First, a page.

For close ups, a 'macro zoom' is available this time around in the shape of a 3x digital zoom; this is accessible as an alternative when selecting regular macro mode.

With macro enabled via a press of the relevant cross key at the back of the Panasonic Lumix DMC-FX40, main shooting modes are selected via a twist of the bottle top-style mode wheel set unobtrusively into the top right of the camera back, so most settings are obscured apart from the one in use and that immediately next to it. Turn the physical dial and a virtual version pops up briefly on screen explaining which mode has been selected.

Sony Cyber-shot DSC-T90 Sony Cyber-shot DSC-T90
External Ports Mode Dial

First on the dial is the aforementioned intelligent auto, followed by 'normal picture' (program AE), and scene modes. This third setting, if twisting the dial clockwise that is, contains a plethora of pre-optimised, user selectable options for common subjects and conditions: a whopping 27 in total.

Thus we have not one but four portrait modes - to include self portrait and the curious 'transform' mode which stretches your subject to resemble someone looking into a fairground hall of mirrors. New amongst these is panorama assist mode; yet the Panasonic Lumix DMC-FX40 doesn't automatically stitch together images in camera when you've finished shooting, which would have further enhanced the user friendliness. Relevant software is provided on the CD.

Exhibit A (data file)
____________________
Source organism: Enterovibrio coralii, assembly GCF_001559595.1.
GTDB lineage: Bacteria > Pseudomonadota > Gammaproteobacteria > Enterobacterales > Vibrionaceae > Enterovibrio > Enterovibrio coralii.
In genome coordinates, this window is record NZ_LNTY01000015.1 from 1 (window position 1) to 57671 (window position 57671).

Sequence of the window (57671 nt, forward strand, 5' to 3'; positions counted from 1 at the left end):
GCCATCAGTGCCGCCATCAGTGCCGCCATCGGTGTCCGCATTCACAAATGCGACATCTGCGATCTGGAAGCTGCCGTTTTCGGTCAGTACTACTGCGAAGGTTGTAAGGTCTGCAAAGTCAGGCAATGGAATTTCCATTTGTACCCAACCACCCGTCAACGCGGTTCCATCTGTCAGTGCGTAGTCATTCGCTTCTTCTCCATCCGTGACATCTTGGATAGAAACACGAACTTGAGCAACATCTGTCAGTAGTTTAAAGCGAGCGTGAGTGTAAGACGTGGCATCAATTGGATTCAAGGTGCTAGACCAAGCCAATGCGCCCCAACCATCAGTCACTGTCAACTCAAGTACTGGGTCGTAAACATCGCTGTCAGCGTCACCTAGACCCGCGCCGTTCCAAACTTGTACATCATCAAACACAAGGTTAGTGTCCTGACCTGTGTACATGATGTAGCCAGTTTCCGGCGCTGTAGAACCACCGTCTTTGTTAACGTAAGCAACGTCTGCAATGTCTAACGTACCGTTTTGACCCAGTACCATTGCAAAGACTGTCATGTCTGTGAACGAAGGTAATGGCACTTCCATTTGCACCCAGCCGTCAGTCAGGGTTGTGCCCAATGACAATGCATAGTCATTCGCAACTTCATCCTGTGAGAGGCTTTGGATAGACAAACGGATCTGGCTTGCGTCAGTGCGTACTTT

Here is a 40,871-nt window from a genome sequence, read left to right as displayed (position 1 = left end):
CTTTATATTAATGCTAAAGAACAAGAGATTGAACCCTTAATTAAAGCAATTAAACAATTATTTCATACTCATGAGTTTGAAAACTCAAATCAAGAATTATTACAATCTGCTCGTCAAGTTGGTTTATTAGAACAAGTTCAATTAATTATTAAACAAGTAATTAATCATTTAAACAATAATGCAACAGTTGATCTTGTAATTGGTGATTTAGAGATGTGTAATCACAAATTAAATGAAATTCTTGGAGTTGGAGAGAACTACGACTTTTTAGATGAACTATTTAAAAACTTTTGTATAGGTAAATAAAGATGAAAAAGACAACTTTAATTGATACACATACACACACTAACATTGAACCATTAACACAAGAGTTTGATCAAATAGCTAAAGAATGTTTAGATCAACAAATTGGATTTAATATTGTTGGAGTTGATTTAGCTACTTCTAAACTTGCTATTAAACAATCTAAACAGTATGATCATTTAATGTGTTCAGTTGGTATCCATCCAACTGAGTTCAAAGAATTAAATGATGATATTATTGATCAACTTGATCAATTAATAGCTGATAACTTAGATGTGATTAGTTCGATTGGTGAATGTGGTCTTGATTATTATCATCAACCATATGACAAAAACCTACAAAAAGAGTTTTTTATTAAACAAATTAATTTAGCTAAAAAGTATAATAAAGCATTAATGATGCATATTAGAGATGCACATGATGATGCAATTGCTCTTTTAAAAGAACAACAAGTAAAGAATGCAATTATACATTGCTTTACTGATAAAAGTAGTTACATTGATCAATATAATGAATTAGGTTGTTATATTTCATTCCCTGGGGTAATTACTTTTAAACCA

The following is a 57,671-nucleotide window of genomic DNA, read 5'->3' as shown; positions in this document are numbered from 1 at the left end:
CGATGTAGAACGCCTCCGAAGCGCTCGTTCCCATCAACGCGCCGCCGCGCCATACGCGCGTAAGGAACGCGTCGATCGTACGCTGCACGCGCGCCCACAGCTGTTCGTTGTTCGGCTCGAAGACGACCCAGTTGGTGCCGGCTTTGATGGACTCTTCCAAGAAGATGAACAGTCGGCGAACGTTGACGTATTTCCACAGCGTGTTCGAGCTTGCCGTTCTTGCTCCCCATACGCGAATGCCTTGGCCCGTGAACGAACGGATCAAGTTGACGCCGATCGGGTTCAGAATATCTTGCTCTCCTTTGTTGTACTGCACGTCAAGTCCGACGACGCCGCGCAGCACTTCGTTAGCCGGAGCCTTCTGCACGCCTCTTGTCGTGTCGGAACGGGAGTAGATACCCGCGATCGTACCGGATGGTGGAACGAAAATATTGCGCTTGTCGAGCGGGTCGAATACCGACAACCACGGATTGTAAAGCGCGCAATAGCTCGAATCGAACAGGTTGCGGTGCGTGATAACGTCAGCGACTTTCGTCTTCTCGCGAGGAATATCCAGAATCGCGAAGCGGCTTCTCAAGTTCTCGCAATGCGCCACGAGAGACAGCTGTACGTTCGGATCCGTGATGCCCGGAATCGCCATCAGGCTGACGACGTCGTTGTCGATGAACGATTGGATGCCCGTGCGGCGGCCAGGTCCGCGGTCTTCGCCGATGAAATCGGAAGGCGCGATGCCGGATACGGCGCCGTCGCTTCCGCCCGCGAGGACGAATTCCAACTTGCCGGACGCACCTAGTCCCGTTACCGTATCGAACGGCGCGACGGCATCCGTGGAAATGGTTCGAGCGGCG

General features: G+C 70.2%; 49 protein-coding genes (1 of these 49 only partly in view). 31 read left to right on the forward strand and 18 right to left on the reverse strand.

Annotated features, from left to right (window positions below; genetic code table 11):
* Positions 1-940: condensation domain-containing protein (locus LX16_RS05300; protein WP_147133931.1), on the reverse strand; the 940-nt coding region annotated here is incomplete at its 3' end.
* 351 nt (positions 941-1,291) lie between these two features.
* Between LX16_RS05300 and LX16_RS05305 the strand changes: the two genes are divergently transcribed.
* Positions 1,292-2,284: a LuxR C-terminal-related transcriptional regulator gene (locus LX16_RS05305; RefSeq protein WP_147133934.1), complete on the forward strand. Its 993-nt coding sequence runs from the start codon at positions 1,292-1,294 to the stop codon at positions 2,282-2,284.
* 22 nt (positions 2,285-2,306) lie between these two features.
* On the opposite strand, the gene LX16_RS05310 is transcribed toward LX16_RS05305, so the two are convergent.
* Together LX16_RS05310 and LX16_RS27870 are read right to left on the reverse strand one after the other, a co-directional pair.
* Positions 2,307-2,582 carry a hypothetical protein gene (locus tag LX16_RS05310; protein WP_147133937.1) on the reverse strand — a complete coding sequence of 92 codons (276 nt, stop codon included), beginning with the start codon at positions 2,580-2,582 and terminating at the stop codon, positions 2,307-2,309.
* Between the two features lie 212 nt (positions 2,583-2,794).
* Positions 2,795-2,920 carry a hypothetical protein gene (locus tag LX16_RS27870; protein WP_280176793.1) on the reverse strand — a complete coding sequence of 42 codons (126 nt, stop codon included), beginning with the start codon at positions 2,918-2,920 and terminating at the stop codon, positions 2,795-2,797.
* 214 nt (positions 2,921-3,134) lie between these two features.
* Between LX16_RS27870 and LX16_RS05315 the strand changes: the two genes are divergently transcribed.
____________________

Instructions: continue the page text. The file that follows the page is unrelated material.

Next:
Indicating the camera is aimed at family users, there are two baby modes, while for the more adventurous there are fun pin hole and film grain modes, plus an underwater option.

Next on the dial is the video mode, which provides access to quality and auto or manual white balance settings via a drop down toolbar, running across the top of the monitor screen. With a press of the menu button users can also adjust colour mode if so desired, switching to sepia, black and white, or giving footage a cool or warm look. Incidentally as a default the Panasonic Lumix DMC-FX40 appears to err on the side of warm anyway. The last setting on the dial is a two megapixel clipboard mode for reference shots - maps and travel times when on holiday for example.

While the 4:3 ratio screen is bright and clear, if shooting video in 16:9 format, black bars crop the top and bottom to provide a more cinematic look and a better indication of how the eventual results will appear.

As with previous generations of Lumix, on-screen menus and user options are presented in a clear and straightforward manner, its manufacturer adding a new display size option this time around. Press the 'display' button on the camera back and screen information can be turned on or off for a clearer composition, or a nine zone grid overlaid for those who want to practice the Rule of Thirds. In the absence of any optical viewfinder, battery life is good for 350 shots from a single charge, which is both fair and comparable with rivals.